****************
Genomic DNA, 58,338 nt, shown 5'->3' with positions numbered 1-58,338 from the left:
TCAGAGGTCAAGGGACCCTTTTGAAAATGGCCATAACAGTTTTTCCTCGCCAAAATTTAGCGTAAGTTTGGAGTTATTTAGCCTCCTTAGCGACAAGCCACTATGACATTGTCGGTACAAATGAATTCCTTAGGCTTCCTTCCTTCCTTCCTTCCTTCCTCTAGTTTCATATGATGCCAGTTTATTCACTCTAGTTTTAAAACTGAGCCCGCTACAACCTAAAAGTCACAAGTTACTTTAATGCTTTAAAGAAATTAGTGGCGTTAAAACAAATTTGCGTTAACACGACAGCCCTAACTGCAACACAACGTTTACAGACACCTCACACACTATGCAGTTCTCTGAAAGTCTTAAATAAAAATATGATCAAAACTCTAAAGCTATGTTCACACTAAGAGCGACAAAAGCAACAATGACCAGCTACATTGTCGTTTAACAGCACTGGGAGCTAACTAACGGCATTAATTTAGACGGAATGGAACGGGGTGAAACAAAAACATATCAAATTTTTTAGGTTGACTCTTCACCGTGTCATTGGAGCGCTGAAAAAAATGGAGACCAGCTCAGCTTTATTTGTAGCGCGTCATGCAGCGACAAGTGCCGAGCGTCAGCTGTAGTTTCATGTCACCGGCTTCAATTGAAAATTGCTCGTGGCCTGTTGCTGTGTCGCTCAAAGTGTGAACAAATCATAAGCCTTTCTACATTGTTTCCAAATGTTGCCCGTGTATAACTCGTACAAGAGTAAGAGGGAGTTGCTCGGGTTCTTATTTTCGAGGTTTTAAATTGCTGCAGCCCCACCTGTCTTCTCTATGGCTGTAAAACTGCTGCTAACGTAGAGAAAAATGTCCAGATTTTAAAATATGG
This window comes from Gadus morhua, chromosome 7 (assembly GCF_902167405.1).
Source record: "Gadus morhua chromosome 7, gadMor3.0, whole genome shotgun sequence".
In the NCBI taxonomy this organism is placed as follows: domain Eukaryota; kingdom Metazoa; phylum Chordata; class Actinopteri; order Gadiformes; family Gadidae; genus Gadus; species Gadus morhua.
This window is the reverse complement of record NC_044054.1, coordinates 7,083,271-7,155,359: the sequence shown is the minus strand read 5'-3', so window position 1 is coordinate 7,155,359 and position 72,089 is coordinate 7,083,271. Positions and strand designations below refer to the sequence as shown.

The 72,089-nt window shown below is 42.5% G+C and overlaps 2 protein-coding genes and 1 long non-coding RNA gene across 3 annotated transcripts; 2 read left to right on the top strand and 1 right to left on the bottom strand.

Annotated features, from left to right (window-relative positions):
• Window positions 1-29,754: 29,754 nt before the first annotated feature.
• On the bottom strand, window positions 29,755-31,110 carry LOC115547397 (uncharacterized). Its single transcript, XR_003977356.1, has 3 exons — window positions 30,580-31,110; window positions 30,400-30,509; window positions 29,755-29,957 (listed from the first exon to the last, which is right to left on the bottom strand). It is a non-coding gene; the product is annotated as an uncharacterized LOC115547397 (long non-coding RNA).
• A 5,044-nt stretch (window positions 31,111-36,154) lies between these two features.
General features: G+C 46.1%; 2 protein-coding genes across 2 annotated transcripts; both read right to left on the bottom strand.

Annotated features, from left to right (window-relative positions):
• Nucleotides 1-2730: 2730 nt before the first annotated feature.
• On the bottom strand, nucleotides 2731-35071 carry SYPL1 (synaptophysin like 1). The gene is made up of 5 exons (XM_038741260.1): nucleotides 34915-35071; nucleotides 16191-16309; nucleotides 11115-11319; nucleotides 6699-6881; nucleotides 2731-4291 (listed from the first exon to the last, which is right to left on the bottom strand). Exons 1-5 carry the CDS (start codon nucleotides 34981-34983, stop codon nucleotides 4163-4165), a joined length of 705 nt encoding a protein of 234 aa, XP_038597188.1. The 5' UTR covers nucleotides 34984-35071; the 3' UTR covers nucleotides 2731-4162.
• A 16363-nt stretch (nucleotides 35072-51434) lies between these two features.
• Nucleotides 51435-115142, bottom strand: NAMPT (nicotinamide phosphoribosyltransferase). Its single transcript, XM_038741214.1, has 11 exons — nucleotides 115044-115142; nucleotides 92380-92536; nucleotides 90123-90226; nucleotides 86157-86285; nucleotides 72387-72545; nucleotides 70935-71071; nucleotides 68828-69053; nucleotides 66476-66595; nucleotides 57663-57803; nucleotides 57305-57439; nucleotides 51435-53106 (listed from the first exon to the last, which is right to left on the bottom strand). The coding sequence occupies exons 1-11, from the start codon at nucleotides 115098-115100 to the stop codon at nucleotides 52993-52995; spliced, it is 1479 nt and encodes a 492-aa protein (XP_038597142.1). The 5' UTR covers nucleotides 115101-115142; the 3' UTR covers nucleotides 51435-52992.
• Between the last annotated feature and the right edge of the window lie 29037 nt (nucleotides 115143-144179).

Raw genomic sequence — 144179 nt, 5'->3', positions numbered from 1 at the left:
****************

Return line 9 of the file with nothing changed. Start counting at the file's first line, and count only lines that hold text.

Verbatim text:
• Window positions 1-29,754: 29,754 nt before the first annotated feature.